This Week on the Criterion Channel

Inside Criterion / On the Channel — Oct 27, 2017

In the wake of Christopher Nolan’s war epic Dunkirk, one of the most widely celebrated and commercially successful films of the summer, we’re revisiting the filmmaker’s no-less-inventive low-budget beginnings in this week’s Short + Feature, now streaming on the Criterion Channel on FilmStruck. Nolan’s three-minute short Doodlebug (1997), about a man hunting a bug in his apartment that may or may not be a figment of his imagination, is a compellingly Kafkaesque portrait of madness, while his first feature, the psychological mystery Following (1999), cunningly scrambles its chronology to tell the story of a writer drawn unexpectedly into a life of crime.

Also up this week: an occupation-era masterpiece by Henri-Georges Clouzot, an in-depth look at screen acting, and a double dose of horror from producer Richard Gordon.

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Le Corbeau: Criterion Collection Edition #227

A mysterious writer of poison-pen letters, known only as Le Corbeau (the Raven), plagues a French provincial town, unwittingly exposing the collective suspicion and rancor seething beneath the community’s calm surface. Made during the Nazi occupation of France, Henri-Georges Clouzot’s exploration of mass paranoia was attacked by the right-wing Vichy regime, the left-wing Resistance press, and the Catholic Church, and was banned after the liberation. But in time the film reemerged as high-profile admirers like Jean Cocteau and Jean-Paul Sartre championed its powerful subtext and worked to rehabilitate Clouzot’s reputation after the war. SUPPLEMENTAL FEATURES: an interview with Bertrand Tavernier and excerpts from The Story of French Cinema by Those Who Made It: Grand Illusions 1939–1942, a 1975 documentary featuring Clouzot.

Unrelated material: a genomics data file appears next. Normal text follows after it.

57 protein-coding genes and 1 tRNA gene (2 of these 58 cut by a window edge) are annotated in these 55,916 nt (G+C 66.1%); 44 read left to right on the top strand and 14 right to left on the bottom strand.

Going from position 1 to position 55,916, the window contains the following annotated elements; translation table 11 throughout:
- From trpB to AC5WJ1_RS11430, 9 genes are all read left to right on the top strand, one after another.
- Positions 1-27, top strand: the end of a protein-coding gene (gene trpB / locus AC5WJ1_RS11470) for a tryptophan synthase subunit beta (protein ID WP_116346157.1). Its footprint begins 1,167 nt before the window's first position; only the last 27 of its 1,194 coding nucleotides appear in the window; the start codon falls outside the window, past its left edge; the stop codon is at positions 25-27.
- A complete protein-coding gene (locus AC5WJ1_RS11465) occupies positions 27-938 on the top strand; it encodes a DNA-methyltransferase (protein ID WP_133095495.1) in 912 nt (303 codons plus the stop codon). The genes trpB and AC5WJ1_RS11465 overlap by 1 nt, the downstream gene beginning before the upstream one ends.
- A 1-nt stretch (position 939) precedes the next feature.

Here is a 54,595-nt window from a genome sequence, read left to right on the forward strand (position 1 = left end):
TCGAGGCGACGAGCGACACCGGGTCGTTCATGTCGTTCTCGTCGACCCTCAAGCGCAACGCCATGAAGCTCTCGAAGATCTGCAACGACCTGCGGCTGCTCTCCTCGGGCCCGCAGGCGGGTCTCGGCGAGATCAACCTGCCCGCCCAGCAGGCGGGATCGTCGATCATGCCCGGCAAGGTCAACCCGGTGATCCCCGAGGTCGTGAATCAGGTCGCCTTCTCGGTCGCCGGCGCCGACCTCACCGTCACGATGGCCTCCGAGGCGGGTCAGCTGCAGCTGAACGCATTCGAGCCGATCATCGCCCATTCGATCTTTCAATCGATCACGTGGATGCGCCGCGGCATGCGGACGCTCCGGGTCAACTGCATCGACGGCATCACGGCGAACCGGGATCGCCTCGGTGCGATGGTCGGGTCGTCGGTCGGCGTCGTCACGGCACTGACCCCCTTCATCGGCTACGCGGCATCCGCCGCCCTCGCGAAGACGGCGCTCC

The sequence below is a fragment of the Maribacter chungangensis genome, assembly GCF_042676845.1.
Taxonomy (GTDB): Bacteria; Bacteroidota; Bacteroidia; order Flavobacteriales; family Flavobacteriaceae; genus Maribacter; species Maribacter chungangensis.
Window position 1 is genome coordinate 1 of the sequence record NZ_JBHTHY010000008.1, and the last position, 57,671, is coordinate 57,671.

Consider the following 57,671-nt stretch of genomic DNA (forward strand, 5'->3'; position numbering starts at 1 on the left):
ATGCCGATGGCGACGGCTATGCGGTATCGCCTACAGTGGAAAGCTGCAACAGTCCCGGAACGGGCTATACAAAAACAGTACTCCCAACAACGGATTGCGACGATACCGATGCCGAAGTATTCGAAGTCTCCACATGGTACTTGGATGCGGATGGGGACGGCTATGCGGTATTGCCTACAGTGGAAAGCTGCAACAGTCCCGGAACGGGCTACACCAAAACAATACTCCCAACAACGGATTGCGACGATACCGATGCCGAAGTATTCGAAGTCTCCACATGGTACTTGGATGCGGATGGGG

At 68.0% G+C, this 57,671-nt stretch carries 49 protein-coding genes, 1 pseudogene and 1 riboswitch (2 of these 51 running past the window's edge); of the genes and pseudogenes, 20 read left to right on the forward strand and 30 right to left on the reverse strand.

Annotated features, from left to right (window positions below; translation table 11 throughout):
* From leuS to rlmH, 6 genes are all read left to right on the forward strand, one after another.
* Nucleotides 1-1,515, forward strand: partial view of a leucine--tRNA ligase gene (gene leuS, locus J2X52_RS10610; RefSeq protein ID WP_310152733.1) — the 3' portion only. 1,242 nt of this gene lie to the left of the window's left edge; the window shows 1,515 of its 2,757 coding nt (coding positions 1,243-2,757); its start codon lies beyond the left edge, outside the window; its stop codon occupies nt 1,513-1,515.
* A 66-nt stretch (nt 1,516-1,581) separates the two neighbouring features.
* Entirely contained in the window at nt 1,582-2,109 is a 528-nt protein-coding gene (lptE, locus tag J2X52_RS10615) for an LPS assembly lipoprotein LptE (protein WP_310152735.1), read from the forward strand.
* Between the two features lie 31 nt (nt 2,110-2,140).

Observations on Film Art No. 12: Brute Force—The Actor’s Toolkit

What do film actors do when they act? Few aspects of moviemaking craft are more discussed and less understood. In this month’s episode of our Channel-exclusive series Observations on Film Art, Professor David Bordwell takes a close look at Jules Dassin’s Brute Force (1947) to show how a performance is built from gesture, body language, and speech. Dassin’s prison-escape film noir relies on economical acting from performers like Burt Lancaster, Hume Cronyn, and Charles Bickford to create richly nuanced characterizations that resonate beyond the content of the script’s hard-boiled dialogue. Watch a preview from the episode here.


Friday Night Double Feature: The Haunted Strangler and Fiend Without a Face

Terror comes from within in these chilling tales, produced by horror impresario Richard Gordon and originally released in 1958 as a double bill. A late-career showcase for monster-movie legend Boris Karloff, The Haunted Strangler follows a muckraking author (Karloff) as he attempts to uncover the real story behind a twenty-year-old series of killings, only to reveal a gruesome side of himself. And in Arthur Crabtree’s sci-fi/horror hybrid Fiend Without a Face, a scientist’s thoughts come to grisly life in the form of invisible monsters with an unquenchable thirst for human brains.